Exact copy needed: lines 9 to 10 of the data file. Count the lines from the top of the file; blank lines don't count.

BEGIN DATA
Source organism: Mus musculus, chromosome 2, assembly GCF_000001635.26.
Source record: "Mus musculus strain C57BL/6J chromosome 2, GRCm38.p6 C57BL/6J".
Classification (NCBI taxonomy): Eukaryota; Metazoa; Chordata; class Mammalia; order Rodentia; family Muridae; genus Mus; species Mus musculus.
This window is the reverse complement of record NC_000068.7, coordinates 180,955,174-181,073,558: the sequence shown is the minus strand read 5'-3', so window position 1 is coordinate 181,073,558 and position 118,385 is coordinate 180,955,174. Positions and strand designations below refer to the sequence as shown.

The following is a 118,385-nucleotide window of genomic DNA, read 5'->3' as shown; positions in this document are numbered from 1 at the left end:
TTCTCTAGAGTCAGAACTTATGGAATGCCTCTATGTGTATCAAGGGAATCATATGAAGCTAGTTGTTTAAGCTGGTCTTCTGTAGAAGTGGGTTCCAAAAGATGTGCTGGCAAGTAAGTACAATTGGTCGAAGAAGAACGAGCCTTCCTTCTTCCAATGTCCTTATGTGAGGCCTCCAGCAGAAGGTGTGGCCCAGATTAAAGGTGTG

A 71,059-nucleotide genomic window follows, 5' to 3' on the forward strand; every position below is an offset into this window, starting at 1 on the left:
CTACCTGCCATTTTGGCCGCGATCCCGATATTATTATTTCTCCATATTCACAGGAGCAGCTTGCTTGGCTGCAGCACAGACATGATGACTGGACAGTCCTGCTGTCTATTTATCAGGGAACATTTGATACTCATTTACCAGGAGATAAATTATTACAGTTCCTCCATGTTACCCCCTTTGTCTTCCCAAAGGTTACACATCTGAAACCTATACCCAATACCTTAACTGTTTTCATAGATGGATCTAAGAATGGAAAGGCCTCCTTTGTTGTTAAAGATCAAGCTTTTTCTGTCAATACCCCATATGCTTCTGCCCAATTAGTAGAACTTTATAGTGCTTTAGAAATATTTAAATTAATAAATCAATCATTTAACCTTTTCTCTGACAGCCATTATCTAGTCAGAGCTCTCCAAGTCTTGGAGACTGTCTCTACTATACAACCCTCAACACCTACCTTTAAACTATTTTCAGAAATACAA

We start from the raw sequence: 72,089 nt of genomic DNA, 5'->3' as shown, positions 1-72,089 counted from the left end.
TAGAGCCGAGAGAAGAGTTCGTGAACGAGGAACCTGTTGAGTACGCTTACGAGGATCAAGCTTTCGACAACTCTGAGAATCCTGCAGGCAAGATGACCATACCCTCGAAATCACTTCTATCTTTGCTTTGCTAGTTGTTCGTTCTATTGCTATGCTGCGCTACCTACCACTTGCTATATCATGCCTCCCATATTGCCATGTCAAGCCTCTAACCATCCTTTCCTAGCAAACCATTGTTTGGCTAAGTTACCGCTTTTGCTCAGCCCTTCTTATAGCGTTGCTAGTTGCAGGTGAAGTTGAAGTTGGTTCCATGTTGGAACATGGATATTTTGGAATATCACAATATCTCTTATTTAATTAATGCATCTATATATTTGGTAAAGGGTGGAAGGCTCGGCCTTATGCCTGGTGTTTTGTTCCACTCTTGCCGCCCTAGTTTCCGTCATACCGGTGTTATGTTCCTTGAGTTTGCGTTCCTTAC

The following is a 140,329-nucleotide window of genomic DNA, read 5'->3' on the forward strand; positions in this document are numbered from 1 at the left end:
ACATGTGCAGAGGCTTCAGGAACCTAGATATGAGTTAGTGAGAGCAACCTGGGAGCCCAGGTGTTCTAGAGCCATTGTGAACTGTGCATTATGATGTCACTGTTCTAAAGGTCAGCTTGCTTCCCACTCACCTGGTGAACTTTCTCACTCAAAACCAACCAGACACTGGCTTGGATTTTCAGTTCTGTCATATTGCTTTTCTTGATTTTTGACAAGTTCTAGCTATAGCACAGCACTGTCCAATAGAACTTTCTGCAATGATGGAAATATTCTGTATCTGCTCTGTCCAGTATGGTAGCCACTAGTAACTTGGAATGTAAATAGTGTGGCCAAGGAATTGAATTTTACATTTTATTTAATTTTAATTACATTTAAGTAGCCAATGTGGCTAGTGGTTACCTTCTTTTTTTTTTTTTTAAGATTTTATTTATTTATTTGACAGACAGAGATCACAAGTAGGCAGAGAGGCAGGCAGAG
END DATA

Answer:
We start from the raw sequence: 72,089 nt of genomic DNA, 5'->3' as shown, positions 1-72,089 counted from the left end.
TAGAGCCGAGAGAAGAGTTCGTGAACGAGGAACCTGTTGAGTACGCTTACGAGGATCAAGCTTTCGACAACTCTGAGAATCCTGCAGGCAAGATGACCATACCCTCGAAATCACTTCTATCTTTGCTTTGCTAGTTGTTCGTTCTATTGCTATGCTGCGCTACCTACCACTTGCTATATCATGCCTCCCATATTGCCATGTCAAGCCTCTAACCATCCTTTCCTAGCAAACCATTGTTTGGCTAAGTTACCGCTTTTGCTCAGCCCTTCTTATAGCGTTGCTAGTTGCAGGTGAAGTTGAAGTTGGTTCCATGTTGGAACATGGATATTTTGGAATATCACAATATCTCTTATTTAATTAATGCATCTATATATTTGGTAAAGGGTGGAAGGCTCGGCCTTATGCCTGGTGTTTTGTTCCACTCTTGCCGCCCTAGTTTCCGTCATACCGGTGTTATGTTCCTTGAGTTTGCGTTCCTTAC